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Resilience: Social Support Benefits

Harry Mills, Ph.D. & Mark Dombeck, Ph.D.

Positive emotions benefit your social health as well as your physical health. Sharing of positive emotions with others helps to bond people together, creating and maintaining strong, healthy, and caring relationships. Caring relationships, in turn, provide social support which nourishes further emotional resilience, and positive feeling states. It is a circular, self-reinforcing movement towards health. The better you feel, and the more you share that positive feeling with others, the more you are able to draw upon the relationships you create through that sharing to create further positive feelings.

The social support benefits of relationships are numerous and important:

  • Close caring relationships offer opportunities to express and to receive love, both of which are important for identity, self-worth and self-esteem. They offer a path towards becoming part of something larger than yourself which which you can identify in a positive manner. They keep you from feeling lonely. They support you when you are down. They are environments in which it becomes likely you will experience positive states: 1) feeling accepted and cared for, and 2) happy playfulness.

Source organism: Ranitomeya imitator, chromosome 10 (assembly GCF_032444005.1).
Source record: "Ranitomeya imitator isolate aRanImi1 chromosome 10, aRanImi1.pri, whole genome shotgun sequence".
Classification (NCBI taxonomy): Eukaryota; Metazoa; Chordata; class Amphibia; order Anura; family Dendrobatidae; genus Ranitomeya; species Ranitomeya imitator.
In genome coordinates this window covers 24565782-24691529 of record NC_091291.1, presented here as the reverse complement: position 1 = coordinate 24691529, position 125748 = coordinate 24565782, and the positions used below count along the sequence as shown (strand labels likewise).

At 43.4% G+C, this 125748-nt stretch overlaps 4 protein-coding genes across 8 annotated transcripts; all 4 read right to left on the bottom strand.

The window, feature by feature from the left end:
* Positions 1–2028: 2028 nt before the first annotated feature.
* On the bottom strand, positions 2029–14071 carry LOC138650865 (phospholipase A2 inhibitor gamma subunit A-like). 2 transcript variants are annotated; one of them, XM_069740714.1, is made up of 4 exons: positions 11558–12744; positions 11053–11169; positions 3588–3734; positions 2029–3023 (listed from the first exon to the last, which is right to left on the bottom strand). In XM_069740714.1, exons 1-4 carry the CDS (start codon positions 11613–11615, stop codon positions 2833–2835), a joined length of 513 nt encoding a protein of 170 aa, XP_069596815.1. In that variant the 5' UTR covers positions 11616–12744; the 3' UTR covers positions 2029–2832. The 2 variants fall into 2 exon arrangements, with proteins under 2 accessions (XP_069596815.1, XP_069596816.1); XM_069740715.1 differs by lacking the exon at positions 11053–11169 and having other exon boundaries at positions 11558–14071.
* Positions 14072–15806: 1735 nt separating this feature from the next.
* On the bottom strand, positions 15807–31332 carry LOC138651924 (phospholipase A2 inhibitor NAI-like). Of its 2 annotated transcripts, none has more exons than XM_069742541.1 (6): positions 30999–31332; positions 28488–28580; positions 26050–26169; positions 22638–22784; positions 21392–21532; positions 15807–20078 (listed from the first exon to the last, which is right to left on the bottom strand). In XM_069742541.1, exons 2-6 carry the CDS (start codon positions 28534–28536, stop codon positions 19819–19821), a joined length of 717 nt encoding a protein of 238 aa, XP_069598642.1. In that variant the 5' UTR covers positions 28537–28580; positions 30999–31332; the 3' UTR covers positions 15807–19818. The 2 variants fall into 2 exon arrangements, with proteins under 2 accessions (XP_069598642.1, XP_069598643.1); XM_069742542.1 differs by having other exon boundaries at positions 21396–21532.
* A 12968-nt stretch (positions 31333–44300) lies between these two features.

• Inside the give and take of relating are many opportunities to practice social skills (which turn out to be resilience skills as will become clear later on). Healthy relationships promote communication, reciprocity and compassion. They also function as a sounding board, and can provide opportunities for reality testing. Friends may offer workable solutions to problems you would have never come up with on your own.
  • By offering you opportunities to network with people you would not otherwise meet, relationships can benefit you economically (by helping you to find work or work opportunities), and romantically (by introducing you to potential romantic partners).

Where positive feelings help you to build relationships, negative feelings do the opposite. Depressed, negative feeling states tend to break relationships down and erode social support. Negative feelings tend to be consuming and to promote self-centeredness. They do not motivate people to attend to the needs of others. Though friends and family often want to support their depressed relationship partners, they find this a difficult task as depressed, negative people tend to withdraw from offers of support and to isolate themselves. It is ultimately frustrating to remain in relationships with negative-minded people and one by one, the relationships that depressed people have grow more distant or extinguish.